For some Muslims, abandoning a life of jahiliyya for the Deen is an overnight process, Alhamdulillah if you were blessed with this radical awakening. However, for many it is a very slow and painful process, as they continue to battle with inner demons and temptations of sin, fame and money.

But we have only hosted guests who we have identified to have shown an outward desire or interest of wanting to change for the better, and insha’Allah we pray that they all reform and repent before it’s too late. My point is this, if “practicing Muslims” close the doors of companionship and counsel to those whom have rights over us, then that is more telling of how “religious Muslims” are than those who we want to see reform.

I’ve recently said on various public platforms that I personally had a turbulent and troublesome youth going well into my early 20s — a life which could have (and if I persisted would have) easily led me to prison and/or serious physical harm, but I am grateful to Allah first and foremost, and then my dear father who persevered with me so much, and my two brothers who helped me abandon a life of jahiliyya and subsequently turning to Islam.

As I mentioned earlier, I have seen a sense of pride, honour and love for Islam, and I have sensed the shame of sinning and a desire to reform in nearly every Muslim rapper and contact sports figure I’ve met and spoken to. In fact, I’m yet to meet a stone cold heartless and shameless sinner amongst them. Personally, if I see a glimmer of goodness and hope in a Muslim who openly sins (especially coming from a life I am familiar and well-acquainted with) I will always make time for them.

Enemies of Islam and Muslims

To conclude, the guests who will never be hosted on the Blood Brothers Podcast (unless to be publicly challenged, shamed and exposed) are the open enemies of Islam and Muslims.

By this I mean individuals who have unequivocally made the halal haram, and the haram halal. People who know what they are doing is haram but try justifying it as Islamically permissible. People who have made careers from attacking Islam and Muslims, or have used the Deen and the good nature of Muslims to build a name, platform and brand for themselves, to then become outright fusaq (public sinners).

People who conspire with tyrants, oppressors and government agencies to harm the Muslim community and to deform Islam under the guise of “countering-extremism” — these people who identify as “Muslims” (some even outwardly practicing) are more dangerous and harmful to this Ummah than gangster rappers, boxers and MMA fighters who have never claimed to represent Islam and Muslims in the first place.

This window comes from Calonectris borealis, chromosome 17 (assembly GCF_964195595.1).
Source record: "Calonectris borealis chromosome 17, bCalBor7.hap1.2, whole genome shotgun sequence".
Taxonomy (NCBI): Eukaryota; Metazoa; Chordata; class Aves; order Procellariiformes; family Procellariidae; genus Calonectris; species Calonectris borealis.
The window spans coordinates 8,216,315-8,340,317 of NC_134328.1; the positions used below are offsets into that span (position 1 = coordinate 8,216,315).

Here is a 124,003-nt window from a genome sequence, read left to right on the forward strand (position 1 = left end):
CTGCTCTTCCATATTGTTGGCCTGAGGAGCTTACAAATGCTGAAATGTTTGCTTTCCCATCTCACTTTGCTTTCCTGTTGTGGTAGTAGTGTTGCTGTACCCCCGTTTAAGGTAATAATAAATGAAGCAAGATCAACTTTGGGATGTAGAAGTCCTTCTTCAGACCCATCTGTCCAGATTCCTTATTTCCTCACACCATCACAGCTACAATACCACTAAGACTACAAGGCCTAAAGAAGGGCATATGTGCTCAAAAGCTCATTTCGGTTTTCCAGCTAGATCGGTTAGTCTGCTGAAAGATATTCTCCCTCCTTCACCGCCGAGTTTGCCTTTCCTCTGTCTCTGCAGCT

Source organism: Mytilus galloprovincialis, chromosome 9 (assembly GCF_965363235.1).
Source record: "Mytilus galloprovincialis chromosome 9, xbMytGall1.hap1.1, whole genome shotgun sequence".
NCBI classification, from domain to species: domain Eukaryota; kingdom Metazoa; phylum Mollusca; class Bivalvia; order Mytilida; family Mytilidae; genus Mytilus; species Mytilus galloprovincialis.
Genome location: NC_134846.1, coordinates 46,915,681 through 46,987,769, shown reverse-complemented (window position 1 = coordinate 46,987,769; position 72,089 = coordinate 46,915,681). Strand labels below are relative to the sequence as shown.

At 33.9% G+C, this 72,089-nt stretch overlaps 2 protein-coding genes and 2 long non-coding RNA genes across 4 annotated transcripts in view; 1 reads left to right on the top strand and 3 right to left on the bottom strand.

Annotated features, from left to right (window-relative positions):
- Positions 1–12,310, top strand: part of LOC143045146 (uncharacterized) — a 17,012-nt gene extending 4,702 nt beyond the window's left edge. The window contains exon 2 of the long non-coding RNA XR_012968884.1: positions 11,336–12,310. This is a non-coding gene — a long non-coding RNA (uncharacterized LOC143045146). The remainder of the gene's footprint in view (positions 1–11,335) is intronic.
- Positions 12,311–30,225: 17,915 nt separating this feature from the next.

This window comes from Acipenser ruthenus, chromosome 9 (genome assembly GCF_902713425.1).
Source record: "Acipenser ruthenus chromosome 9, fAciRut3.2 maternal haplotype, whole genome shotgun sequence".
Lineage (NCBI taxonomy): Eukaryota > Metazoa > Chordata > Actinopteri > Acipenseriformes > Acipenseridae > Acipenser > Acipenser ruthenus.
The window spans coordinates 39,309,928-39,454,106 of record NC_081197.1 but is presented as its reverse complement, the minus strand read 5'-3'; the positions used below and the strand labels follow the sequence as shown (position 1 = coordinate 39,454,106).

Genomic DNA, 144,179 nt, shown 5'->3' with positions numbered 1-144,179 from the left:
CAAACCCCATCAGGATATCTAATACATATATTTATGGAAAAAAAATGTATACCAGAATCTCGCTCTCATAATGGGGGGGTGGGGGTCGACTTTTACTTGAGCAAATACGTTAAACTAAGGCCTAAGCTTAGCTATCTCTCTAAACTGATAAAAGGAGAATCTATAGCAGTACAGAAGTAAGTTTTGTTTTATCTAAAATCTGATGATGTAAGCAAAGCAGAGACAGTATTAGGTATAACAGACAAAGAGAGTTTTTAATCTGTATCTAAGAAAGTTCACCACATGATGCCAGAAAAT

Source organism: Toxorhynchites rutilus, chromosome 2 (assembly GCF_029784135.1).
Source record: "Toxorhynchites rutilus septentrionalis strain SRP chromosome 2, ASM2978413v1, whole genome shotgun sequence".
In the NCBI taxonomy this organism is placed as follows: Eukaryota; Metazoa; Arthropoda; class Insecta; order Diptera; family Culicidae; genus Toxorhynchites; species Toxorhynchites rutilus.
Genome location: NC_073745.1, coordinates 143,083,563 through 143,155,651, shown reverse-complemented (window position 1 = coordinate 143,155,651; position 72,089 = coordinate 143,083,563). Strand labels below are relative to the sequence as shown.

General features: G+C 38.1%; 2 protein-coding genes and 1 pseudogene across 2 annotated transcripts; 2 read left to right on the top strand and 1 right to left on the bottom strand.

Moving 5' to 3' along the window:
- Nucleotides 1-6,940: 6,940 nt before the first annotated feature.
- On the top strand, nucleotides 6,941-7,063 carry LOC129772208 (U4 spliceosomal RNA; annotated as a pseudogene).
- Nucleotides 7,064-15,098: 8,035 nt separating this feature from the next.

Further clarifications

It should also be clarified that the source of funding from the Blood Brothers Podcast is not from the general fundraising from 5Pillars in Ramadan and throughout the year. The money that funds the podcasts are from a single donor and my own personal savings – I am mindful that we will be answerable to Allah for funds that have been given to us for our journalism in defending Islam and empowering Muslims, to a project like the Blood Brothers Podcast that may not entirely fall within that remit.

Lastly, it is truly shocking and saddening to read some of the comments on YouTube and social media attacking some of our guests – the vulgar language and harshness is beyond what would remotely qualify as Islamic advice, accountability or “forbidding evil”.

Irrespective of legitimate criticisms and concerns about a guest’s respective industry or lifestyle, I humbly remind those armchair critics that there is no basis in Islam to slander and use profanities to convey your disagreements, especially when an individual unapologetically and unequivocally identifies as a Muslim, and secondly isn’t an open enemy of Islam who mocks and attacks Allah (SWT) and His Messenger (saw).

How do we expect non-practicing Muslims who are involved in these haram industries and lifestyles, and are consumed by fame and money, to ever gravitate towards Islam and self-reformation if the advocates of the religion are pushing their brethren further away into their arms of shaytan and the disbelievers with their harshness and slander?

Allah says in the Quran: “O you, who have believed, let not a people ridicule [another] people; perhaps they may be better than them, nor let women ridicule [other] women; perhaps they may be better than them. And do not insult one another and do not call each other by [offensive] nicknames.” [49:11]

The Prophet (saw) said: “Allah Almighty said: O my servants, I have forbidden injustice for myself and I have forbidden it among you, so do not oppress one another.” [Sahih Muslim]